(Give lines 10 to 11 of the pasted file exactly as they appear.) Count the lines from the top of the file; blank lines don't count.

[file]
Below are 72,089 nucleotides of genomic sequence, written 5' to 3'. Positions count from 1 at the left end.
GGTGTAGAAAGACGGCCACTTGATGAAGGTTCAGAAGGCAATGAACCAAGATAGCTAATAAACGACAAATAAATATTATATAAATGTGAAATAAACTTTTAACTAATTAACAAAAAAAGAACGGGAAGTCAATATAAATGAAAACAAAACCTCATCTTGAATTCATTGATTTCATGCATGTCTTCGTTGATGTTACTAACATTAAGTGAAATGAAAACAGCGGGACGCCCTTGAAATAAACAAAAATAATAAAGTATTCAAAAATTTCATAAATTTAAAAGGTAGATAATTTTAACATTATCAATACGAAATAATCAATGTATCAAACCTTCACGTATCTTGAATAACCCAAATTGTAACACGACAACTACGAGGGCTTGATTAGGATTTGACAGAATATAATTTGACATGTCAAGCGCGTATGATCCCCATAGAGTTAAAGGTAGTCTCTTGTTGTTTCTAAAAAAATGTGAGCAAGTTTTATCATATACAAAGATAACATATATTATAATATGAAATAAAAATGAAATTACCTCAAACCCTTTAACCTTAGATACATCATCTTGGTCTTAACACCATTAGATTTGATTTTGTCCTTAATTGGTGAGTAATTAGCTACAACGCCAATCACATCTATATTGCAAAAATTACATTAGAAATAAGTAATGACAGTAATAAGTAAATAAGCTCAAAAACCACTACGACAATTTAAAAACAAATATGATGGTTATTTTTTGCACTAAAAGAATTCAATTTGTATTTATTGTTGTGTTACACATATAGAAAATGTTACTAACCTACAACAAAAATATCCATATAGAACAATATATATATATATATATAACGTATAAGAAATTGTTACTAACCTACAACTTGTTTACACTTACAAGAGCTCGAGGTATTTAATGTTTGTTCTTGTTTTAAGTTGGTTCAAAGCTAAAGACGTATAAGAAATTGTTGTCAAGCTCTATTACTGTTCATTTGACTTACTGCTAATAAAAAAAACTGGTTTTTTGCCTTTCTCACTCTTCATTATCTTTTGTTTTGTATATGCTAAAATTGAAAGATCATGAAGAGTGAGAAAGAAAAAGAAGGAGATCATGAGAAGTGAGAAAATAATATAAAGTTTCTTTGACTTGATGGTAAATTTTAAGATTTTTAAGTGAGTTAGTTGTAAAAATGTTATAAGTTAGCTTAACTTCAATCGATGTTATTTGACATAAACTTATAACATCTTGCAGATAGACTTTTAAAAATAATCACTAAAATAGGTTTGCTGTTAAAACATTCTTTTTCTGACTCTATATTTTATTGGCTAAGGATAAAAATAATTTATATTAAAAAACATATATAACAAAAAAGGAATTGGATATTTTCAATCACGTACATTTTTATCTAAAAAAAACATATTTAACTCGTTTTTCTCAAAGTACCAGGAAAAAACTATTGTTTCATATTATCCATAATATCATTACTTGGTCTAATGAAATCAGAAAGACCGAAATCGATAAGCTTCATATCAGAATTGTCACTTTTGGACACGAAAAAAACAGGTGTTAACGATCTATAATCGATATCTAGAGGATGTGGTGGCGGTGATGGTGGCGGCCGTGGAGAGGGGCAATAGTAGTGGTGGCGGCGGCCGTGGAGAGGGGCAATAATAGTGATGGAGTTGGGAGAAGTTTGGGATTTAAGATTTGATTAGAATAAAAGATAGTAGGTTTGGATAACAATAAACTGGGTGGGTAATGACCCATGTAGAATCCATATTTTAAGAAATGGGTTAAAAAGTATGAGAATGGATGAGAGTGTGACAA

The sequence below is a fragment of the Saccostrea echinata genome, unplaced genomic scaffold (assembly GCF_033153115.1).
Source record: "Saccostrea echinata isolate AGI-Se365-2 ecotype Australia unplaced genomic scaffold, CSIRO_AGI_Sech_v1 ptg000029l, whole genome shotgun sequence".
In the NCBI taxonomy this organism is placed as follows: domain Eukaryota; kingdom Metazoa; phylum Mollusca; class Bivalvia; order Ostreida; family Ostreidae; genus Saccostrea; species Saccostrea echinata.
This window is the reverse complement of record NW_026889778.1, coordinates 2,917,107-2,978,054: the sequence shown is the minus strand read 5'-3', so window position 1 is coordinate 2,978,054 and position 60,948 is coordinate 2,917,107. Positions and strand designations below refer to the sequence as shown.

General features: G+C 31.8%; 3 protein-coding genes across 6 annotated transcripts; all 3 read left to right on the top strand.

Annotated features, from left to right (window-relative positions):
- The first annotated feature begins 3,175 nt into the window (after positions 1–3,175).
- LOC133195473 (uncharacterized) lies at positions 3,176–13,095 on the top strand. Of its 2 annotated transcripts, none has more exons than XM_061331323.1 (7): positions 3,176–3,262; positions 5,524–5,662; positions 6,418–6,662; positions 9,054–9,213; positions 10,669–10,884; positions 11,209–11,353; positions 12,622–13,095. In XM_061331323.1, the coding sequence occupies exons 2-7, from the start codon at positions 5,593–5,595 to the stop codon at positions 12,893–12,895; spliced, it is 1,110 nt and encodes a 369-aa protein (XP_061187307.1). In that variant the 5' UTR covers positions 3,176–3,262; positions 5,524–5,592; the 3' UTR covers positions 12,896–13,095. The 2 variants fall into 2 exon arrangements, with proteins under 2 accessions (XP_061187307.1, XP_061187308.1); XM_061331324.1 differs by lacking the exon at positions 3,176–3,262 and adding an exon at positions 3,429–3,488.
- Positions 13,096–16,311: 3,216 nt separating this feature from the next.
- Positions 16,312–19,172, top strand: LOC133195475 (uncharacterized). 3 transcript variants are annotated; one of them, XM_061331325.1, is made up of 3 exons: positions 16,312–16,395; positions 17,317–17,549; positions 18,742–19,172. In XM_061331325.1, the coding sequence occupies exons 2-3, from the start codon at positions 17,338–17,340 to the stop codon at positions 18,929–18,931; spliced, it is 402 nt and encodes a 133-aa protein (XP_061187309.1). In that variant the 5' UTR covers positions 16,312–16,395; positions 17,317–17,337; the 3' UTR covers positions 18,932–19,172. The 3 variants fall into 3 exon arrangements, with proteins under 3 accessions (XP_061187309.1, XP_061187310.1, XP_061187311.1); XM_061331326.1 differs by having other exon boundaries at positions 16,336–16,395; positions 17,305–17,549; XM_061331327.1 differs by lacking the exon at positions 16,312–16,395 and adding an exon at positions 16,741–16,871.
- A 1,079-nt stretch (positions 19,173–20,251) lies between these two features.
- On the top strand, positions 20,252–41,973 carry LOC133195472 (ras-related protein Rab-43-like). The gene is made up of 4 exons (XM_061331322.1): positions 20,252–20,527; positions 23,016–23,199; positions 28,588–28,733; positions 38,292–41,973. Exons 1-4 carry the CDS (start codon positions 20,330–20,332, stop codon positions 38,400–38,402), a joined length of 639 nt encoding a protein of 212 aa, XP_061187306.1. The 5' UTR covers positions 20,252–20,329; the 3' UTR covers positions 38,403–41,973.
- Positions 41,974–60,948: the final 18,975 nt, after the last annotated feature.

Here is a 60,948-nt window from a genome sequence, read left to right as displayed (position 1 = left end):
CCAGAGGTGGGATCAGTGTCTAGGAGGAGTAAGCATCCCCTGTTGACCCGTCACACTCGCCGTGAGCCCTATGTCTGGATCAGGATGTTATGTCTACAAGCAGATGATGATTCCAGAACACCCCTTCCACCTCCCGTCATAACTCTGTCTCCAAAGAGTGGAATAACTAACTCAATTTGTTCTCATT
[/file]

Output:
- LOC133195473 (uncharacterized) lies at positions 3,176–13,095 on the top strand. Of its 2 annotated transcripts, none has more exons than XM_061331323.1 (7): positions 3,176–3,262; positions 5,524–5,662; positions 6,418–6,662; positions 9,054–9,213; positions 10,669–10,884; positions 11,209–11,353; positions 12,622–13,095. In XM_061331323.1, the coding sequence occupies exons 2-7, from the start codon at positions 5,593–5,595 to the stop codon at positions 12,893–12,895; spliced, it is 1,110 nt and encodes a 369-aa protein (XP_061187307.1). In that variant the 5' UTR covers positions 3,176–3,262; positions 5,524–5,592; the 3' UTR covers positions 12,896–13,095. The 2 variants fall into 2 exon arrangements, with proteins under 2 accessions (XP_061187307.1, XP_061187308.1); XM_061331324.1 differs by lacking the exon at positions 3,176–3,262 and adding an exon at positions 3,429–3,488.
- Positions 13,096–16,311: 3,216 nt separating this feature from the next.